Conferences at Department of Economics, University of Toronto, RCEF 2012: Cities, Open Economies, and Public Policy

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Massively Parallel Sequential Monte Carlo for Bayesian Inference

Garland Durham*, John Geweke

Last modified: 2012-05-17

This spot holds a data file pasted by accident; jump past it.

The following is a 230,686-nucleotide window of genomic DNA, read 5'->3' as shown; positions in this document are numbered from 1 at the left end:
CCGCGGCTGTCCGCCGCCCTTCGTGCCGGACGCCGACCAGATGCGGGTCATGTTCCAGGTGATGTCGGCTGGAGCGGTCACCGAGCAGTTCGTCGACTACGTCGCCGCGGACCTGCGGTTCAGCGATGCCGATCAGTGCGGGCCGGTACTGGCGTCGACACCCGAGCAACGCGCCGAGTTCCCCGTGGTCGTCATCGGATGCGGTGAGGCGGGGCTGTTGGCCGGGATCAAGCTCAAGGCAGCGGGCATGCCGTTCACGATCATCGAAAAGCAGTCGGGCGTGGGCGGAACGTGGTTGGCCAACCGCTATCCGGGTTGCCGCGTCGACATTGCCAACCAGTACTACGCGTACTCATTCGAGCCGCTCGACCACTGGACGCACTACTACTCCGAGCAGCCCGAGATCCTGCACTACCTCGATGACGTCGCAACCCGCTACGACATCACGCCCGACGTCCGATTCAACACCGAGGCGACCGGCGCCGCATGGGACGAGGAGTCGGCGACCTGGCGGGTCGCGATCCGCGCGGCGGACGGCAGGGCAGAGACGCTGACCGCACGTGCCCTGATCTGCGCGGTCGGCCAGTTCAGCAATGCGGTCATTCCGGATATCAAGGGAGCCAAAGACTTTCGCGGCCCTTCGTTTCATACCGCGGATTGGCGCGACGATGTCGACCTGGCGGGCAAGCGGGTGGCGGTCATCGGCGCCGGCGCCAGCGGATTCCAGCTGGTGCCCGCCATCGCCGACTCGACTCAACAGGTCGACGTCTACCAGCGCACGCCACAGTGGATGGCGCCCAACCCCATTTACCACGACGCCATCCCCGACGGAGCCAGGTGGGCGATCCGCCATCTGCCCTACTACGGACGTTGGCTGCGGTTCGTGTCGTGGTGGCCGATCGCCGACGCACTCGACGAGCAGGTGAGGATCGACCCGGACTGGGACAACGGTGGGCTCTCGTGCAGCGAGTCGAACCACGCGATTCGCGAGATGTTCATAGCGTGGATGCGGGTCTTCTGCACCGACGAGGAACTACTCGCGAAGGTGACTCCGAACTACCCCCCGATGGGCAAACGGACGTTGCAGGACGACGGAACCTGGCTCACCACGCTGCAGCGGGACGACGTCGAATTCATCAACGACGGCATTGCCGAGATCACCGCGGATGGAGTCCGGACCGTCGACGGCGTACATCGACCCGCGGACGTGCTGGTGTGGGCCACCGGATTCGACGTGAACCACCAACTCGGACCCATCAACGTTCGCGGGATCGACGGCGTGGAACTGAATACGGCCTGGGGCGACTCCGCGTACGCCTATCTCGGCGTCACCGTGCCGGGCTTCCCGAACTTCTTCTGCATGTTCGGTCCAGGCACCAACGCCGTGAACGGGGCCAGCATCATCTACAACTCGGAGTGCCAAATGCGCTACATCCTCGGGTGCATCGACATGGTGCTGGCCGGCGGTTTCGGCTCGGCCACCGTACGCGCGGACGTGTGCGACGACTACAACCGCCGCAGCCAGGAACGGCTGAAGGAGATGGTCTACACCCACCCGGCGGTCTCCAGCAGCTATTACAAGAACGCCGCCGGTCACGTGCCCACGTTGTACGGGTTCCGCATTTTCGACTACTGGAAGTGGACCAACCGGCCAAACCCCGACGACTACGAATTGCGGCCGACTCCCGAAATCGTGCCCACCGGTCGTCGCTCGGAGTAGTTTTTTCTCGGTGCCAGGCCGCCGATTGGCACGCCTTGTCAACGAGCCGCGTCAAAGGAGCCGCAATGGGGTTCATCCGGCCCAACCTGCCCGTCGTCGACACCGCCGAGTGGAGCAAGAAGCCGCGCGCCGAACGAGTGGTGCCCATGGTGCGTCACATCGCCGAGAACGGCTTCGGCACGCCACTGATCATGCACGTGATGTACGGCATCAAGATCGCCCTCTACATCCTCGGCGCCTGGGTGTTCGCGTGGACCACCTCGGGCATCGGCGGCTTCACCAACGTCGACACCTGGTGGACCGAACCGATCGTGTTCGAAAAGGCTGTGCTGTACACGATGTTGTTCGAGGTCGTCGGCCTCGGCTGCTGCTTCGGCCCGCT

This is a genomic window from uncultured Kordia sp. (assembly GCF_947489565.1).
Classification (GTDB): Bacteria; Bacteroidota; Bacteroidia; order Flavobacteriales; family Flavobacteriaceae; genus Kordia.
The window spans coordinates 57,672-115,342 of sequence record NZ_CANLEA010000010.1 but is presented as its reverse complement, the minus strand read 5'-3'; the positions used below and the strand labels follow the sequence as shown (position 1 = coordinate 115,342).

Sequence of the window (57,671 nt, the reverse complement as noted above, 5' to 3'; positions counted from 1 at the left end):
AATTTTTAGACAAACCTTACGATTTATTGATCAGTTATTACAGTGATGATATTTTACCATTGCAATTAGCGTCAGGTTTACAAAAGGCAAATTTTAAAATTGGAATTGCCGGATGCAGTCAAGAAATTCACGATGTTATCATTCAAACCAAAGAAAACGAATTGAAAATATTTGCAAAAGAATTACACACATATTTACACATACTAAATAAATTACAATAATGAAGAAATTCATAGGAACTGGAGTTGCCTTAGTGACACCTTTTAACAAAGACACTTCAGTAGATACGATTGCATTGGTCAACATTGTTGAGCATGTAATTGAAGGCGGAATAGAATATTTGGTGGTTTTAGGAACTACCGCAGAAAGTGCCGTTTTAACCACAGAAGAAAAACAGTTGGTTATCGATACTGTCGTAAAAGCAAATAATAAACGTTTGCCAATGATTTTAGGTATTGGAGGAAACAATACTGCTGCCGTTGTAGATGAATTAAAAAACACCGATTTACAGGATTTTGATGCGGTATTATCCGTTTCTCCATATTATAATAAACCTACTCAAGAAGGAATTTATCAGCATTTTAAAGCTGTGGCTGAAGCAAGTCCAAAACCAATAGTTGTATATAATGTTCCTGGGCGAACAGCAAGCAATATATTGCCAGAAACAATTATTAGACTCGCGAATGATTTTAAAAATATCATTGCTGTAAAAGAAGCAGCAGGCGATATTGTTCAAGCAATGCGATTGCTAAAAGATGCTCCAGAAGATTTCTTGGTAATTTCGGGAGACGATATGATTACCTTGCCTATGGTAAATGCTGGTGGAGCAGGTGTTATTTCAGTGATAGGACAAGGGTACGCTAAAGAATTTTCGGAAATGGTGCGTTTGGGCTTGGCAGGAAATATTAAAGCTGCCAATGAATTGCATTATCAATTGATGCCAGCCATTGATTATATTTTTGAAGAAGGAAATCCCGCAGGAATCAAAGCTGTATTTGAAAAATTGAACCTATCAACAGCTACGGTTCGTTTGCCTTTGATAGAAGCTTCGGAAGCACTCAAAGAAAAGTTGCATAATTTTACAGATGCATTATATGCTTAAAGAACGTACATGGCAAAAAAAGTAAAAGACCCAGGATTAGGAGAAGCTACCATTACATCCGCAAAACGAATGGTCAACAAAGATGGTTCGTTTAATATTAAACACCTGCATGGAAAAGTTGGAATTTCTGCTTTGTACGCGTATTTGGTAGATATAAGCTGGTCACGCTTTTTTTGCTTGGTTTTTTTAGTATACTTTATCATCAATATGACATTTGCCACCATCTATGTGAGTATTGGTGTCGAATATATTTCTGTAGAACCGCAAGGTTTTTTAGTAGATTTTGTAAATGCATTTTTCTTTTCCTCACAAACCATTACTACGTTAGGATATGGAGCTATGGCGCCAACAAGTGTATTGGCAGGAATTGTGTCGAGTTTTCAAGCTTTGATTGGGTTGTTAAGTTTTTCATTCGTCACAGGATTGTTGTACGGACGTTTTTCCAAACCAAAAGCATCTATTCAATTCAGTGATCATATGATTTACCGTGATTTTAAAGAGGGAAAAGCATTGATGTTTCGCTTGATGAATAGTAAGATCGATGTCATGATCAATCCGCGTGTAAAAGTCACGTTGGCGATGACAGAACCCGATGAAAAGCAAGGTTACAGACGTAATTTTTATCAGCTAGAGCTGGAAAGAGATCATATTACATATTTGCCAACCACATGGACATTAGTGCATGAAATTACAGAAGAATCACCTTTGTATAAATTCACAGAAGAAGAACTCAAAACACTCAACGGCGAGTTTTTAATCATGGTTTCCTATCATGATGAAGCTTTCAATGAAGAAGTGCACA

This paper reconsiders sequential Monte Carlo approaches to Bayesian inference in the light of massively parallel desktop computing capabilities now well within the reach of individual academics. It first develops an algorithm that is well suited to parallel computing in general and for which convergence results have been established in the sequential Monte Carlo literature but that tends to require manual tuning in practical application. It then introduces endogenous adaptations in the algorithm that obviate the need for tuning, using a new approach based on the structure of parallel computing to show that convergence properties are preserved and to provide reliable assessment of simulation error in the approximation of posterior moments. The algorithm is generic, requiring only code for simulation from the prior distribution and evaluation of the prior and data densities, thereby shortening development cycles for new models. Through its use of data point tempering it is robust to irregular posteriors, including multimodal distributions. The sequential structure of the algorithm leads to reliable and generic computation of marginal likelihood as a by-product. The paper includes three detailed examples taken from state-of-the-art substantive research applications. These examples illustrate the many desirable properties of the algorithm.

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